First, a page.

That temporary reprieve was part of the decision made by the executive board of the Mount Baker Council of Boy Scouts of America on Thursday as members grappled with how to end an annual operating loss of about $50,000 in recent years.
Two options went before the board Thursday:
•End operations, mothball Camp Black Mountain and prepare to sell all or part of the property.
•Suspend summer camp and develop a plan for the property, due by May 31.
The board picked the second option, although members amended it to allow summer camp at the property on Silver Lake near Maple Falls for summer 2013, as long as the following provisions were in place by the end of December:
•$60,000 deposited into a trust account to cover any potential loss in operating the camp in 2013.
•At least 300 campers over three weeks must be signed up and committed to attending.
•Qualified staff can be hired for the short season.
A group called Friends of Black Mountain agreed to come up with the $60,000 and to work with the Mount Baker Council on getting the required number of campers.
The Friends this week proposed buying operating rights to the camp -- while the Boy Scouts retained ownership of the property -- and reusing it as a scouting program and activity center.
"We're extremely happy with it. It's a good compromise. It's a reasonable comprise. It gives us time to work up a plan to save the camp," said Brent Richards, president of the Friends of Black Mountain who had camped there as a boy and worked there as summer camp staff.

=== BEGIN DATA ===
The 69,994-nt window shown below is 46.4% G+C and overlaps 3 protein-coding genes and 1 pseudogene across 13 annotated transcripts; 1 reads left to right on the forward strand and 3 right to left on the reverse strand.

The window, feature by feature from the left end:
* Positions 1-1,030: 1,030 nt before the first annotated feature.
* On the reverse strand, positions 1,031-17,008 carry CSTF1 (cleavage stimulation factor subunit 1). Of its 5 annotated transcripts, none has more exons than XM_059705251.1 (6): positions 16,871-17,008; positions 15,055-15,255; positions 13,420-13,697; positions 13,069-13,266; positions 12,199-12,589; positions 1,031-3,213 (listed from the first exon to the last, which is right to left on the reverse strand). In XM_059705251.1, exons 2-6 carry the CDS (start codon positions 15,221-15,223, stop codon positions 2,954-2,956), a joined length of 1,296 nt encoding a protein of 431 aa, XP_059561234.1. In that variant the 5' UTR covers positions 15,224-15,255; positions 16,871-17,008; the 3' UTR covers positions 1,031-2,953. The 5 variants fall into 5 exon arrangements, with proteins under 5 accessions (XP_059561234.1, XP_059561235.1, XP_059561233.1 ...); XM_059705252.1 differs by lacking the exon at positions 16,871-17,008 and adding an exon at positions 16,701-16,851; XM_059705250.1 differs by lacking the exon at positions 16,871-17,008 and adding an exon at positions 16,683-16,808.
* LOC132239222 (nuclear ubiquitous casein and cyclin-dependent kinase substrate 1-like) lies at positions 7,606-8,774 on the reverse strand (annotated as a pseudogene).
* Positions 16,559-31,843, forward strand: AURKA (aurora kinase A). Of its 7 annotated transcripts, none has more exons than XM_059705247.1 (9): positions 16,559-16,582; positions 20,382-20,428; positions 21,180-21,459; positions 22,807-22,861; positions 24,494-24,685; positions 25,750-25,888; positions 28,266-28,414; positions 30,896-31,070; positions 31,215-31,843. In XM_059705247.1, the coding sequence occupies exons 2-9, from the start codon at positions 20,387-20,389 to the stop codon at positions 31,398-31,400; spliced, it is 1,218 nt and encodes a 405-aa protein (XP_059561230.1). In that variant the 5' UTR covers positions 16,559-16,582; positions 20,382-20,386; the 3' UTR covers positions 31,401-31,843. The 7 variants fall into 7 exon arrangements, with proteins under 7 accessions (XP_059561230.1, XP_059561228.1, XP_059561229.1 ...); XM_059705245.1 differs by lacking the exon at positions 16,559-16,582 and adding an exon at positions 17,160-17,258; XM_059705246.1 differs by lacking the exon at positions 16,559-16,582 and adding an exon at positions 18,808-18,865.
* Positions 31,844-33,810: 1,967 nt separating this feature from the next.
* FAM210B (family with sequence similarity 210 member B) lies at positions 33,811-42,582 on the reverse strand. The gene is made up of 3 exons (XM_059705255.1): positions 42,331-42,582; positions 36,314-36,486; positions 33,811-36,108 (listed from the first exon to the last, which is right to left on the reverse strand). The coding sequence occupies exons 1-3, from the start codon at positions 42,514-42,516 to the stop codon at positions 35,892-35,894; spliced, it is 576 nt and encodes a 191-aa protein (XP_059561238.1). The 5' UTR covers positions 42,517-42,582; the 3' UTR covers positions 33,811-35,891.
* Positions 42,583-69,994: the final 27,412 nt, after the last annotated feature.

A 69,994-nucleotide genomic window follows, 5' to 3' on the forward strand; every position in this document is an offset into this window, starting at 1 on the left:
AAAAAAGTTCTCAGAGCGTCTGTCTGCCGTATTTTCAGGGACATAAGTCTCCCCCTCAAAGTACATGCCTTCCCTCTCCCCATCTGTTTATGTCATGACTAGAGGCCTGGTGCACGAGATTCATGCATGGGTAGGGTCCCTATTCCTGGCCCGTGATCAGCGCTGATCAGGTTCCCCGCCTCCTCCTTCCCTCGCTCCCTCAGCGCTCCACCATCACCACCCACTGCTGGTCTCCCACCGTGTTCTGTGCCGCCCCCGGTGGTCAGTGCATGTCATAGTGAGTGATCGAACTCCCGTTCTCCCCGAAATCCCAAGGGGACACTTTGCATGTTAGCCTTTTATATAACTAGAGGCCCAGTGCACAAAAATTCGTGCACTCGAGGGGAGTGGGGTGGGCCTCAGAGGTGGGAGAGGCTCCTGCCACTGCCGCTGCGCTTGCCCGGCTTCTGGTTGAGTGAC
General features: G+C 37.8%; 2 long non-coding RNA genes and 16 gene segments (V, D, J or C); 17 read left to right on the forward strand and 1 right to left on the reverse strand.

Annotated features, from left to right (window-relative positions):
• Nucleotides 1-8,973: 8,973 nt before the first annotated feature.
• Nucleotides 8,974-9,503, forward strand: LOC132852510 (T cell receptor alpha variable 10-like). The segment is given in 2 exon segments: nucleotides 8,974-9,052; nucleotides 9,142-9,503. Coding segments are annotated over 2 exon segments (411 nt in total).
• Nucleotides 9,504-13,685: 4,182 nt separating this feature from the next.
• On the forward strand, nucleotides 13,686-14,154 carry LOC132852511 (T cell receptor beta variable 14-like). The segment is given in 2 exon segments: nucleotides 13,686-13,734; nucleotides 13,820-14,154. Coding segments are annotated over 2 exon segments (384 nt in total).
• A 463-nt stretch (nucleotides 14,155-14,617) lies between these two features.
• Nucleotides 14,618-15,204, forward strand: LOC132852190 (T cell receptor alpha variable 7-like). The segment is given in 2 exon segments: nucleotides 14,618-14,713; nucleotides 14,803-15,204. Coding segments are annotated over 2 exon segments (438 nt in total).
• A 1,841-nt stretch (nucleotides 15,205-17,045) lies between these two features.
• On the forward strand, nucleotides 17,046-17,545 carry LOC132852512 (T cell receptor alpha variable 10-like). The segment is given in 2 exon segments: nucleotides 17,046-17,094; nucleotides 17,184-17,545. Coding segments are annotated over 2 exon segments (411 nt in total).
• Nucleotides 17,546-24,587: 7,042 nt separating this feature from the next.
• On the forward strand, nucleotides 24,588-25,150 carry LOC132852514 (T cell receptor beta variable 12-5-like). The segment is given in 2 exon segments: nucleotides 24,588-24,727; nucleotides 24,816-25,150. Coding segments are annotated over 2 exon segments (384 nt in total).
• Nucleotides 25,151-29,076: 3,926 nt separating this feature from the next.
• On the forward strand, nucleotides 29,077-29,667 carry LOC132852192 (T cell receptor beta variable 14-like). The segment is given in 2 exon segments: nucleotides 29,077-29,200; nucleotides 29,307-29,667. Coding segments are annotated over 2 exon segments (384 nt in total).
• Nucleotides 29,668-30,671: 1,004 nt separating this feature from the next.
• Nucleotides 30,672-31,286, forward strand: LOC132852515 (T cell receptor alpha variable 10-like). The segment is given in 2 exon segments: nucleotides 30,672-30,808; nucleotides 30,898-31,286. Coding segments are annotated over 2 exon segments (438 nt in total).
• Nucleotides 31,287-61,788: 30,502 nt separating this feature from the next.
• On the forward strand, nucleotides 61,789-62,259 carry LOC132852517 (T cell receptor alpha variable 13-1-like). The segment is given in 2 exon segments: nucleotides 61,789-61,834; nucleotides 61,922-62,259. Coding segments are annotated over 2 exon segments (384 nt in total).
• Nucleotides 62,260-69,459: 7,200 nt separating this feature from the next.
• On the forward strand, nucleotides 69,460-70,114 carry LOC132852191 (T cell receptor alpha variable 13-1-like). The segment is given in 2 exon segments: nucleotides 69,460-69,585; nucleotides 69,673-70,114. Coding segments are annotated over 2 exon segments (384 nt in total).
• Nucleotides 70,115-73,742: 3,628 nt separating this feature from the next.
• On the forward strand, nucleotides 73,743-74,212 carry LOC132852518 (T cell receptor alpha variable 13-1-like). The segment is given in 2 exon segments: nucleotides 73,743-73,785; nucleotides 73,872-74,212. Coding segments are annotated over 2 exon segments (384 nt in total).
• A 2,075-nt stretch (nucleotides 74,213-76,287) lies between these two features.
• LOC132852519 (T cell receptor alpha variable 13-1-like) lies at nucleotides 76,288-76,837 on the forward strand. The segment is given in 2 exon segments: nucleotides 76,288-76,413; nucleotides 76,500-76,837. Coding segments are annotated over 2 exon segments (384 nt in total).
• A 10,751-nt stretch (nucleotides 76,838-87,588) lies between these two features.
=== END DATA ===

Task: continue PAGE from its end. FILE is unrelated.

He expressed confidence in the group's ability to meet the provisions to get the camp going for next summer.
"The important challenge is to create a sustainable program moving forward," Richards said. "We need to be able to deliver a program year after year that isn't a liability to the council."
The Friends of Black Mountain proposal will be among those that the Mount Baker Council's study group looks at to develop a plan for the property.
That report is due by the end of May.
"I think the biggest thing was that they really wanted to give the committee (study group) more time to do its work," said Duane Rhodes, spokesman for the Mount Baker Council of Boy Scouts of America, of the executive board's decision.
"They wanted to explore some other ideas that had come up about possible alternative uses on the property," Rhodes added.
"We haven't seen any proposals that would, over the long term, put enough Boy Scouts in there for summer camp to have the camp on a fiscally sound model, but there may be other ways to use the property," he said.
Camp Black Mountain has served Western Washington since 1929 but has been in the red each year for the past decade, Rhodes said, before losing $50,000 per year in the past five.
The Mount Baker Council serves about 7,600 Scouts in Whatcom, Skagit, Snohomish, Island and San Juan counties.
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